Private Student Loans for September 2023
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Why Did My Student Loan Payment Go Up?

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Why did your student loan payment increase? The answer may lie within the fine print of your loan agreement … or it could be due to a rising interest rate environment.

Depending on your repayment plan and the structure of your loan, your student loan payment can go up for various different reasons. But the good news is that there are ways that you can manage — and even reduce — your monthly bill.

Why did my student loan payment increase?

Here are four of the most common reasons why your monthly student loan payment may go up:

1. You have a graduated repayment plan for federal loans

If your income was low after graduation and you couldn’t afford your federal student loan payments on a standard repayment plan, you might have signed up for a graduated repayment plan. Like the standard plan, it allows you to pay off your loan over 10 years — but unlike the standard plan, the payments start off low and gradually increase over time.

Presumably, as you progress in your career, you’ll earn more money and be able to afford higher payments. However, your payments increase every two years with a graduated repayment plan, whether you’re earning more money or not.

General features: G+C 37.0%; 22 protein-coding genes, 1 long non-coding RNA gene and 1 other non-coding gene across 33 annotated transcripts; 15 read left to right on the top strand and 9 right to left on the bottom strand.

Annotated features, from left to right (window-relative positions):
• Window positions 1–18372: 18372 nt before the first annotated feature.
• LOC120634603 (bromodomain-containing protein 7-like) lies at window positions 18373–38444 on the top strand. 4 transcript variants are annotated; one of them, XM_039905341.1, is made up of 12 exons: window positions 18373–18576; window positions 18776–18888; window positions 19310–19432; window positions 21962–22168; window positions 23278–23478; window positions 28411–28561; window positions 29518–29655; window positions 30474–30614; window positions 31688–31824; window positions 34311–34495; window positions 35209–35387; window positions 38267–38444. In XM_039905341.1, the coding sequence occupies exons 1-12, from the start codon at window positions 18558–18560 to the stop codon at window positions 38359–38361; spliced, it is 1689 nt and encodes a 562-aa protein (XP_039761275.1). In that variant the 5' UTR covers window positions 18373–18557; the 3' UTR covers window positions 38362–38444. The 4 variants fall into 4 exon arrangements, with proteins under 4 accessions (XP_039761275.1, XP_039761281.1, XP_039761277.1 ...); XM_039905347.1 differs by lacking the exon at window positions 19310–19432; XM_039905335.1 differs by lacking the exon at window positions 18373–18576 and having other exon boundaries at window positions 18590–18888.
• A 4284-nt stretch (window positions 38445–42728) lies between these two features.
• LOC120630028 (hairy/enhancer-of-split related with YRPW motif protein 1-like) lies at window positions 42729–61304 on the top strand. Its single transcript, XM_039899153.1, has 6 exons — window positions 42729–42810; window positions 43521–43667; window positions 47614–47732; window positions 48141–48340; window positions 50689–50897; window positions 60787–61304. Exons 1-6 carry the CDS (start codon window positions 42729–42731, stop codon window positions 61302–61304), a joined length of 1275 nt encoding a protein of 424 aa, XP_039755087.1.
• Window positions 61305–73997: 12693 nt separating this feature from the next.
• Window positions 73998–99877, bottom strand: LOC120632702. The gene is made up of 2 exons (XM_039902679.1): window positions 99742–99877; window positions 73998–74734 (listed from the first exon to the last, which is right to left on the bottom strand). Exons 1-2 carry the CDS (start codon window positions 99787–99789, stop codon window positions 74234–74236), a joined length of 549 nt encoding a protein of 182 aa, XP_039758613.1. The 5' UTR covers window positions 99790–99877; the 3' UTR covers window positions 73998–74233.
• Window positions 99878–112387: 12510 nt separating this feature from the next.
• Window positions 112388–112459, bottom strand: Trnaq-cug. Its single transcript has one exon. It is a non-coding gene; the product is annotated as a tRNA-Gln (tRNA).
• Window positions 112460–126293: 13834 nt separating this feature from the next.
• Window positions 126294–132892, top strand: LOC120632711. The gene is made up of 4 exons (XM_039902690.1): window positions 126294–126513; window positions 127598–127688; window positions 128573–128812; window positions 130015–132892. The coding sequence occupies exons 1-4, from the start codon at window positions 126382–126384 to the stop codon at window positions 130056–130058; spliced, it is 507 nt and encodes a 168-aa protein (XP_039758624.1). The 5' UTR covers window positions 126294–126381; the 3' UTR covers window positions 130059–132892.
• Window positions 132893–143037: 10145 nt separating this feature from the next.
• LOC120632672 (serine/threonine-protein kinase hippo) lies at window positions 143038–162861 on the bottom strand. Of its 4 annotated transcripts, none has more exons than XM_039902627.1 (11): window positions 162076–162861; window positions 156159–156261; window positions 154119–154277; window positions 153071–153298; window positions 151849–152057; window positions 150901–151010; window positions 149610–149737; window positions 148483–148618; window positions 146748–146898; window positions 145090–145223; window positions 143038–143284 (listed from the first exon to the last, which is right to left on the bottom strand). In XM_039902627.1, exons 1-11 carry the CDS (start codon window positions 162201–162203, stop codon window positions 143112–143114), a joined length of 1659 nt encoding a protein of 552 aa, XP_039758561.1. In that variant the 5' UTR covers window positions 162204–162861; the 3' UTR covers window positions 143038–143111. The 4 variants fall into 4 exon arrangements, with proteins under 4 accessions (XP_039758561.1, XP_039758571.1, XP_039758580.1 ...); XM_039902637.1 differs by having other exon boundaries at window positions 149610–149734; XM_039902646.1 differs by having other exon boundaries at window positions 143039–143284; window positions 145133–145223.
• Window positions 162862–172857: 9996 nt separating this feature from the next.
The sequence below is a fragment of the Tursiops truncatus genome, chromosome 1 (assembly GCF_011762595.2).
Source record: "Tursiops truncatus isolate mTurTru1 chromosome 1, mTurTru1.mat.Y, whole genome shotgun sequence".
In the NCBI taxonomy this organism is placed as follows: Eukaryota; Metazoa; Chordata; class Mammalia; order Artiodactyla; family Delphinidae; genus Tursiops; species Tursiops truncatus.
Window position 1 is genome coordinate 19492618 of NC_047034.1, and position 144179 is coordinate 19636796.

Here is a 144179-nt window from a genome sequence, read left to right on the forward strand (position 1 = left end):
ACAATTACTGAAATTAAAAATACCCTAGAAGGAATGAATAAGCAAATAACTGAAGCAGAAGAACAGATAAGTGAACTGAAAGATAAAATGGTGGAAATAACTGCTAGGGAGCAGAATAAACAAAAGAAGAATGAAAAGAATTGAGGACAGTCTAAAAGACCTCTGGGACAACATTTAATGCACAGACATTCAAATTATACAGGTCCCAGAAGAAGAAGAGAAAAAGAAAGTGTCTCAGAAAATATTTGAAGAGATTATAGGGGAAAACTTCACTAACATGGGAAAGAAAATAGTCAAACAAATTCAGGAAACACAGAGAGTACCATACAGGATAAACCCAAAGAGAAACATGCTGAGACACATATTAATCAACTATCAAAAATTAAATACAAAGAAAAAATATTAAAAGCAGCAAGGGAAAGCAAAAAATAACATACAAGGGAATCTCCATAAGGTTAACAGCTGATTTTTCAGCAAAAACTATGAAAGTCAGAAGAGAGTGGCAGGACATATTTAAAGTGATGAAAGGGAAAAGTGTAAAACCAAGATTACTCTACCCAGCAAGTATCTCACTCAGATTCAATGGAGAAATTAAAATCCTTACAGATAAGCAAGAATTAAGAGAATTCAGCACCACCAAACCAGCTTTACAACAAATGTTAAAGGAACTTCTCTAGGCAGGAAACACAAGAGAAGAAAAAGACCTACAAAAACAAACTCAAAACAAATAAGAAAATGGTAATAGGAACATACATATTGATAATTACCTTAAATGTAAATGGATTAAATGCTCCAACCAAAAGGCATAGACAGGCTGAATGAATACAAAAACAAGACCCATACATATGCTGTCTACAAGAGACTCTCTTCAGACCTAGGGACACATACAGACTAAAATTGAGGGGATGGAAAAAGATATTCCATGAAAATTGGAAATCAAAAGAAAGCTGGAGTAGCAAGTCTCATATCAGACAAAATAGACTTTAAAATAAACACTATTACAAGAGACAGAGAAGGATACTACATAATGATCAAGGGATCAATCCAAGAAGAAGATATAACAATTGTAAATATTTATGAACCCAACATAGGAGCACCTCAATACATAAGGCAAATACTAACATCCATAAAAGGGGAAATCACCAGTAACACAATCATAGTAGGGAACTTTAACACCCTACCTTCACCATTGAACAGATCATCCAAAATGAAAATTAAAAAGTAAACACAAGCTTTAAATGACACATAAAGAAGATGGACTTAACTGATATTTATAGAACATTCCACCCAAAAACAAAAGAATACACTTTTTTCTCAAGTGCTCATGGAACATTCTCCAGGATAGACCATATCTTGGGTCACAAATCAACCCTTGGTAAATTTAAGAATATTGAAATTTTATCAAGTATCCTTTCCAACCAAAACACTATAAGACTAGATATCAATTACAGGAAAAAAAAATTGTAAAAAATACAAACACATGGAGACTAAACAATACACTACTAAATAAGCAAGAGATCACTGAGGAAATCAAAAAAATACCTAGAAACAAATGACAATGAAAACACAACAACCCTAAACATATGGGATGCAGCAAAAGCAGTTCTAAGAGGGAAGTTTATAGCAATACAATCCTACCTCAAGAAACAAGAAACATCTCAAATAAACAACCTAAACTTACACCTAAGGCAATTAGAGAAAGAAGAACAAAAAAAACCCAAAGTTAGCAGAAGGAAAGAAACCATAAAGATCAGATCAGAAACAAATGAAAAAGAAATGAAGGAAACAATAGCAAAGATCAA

2. Your salary increased

For those struggling to keep up with their federal loan payments on a small salary, an income-driven repayment (IDR) plan can be a huge help. With an IDR plan, your monthly payments are capped at 10% to 20% of your discretionary income and your repayment term is extended to 20 to 25 years, depending on the plan. This can reduce your monthly payments to make them more manageable.

However, the amount of your payments can rise or fall, based on changes to your net earnings.

You’re required to recertify your IDR plan every year, and that includes providing proof of your current income and any updates on your number of dependents. If you get a raise or a new job with a higher salary, or if you take on a second job, your income will go up and the government will adjust the terms of your IDR plan. This could cause your monthly student loan payment to increase.

3. You have a variable interest rate

All federal student loans have fixed interest rates, meaning the rate stays the same for the life of the loan. However, private student loans are different. When you take out private student debt, you can usually choose between a fixed interest rate or a variable interest rate.

Variable interest loans (also called “floating interest loans”) might have lower interest rates than equivalent fixed loans at first, but the interest rate can change over time, depending on market trends. If your variable interest rate increases, your loan will accrue more interest and you’ll probably have to make a larger payment each month.

LendingTree’s student loan repayment calculator can help you estimate how much interest you’re paying each month, as well as how much of your monthly payment is actually going toward the principal of your loan.

4. You deferred your loans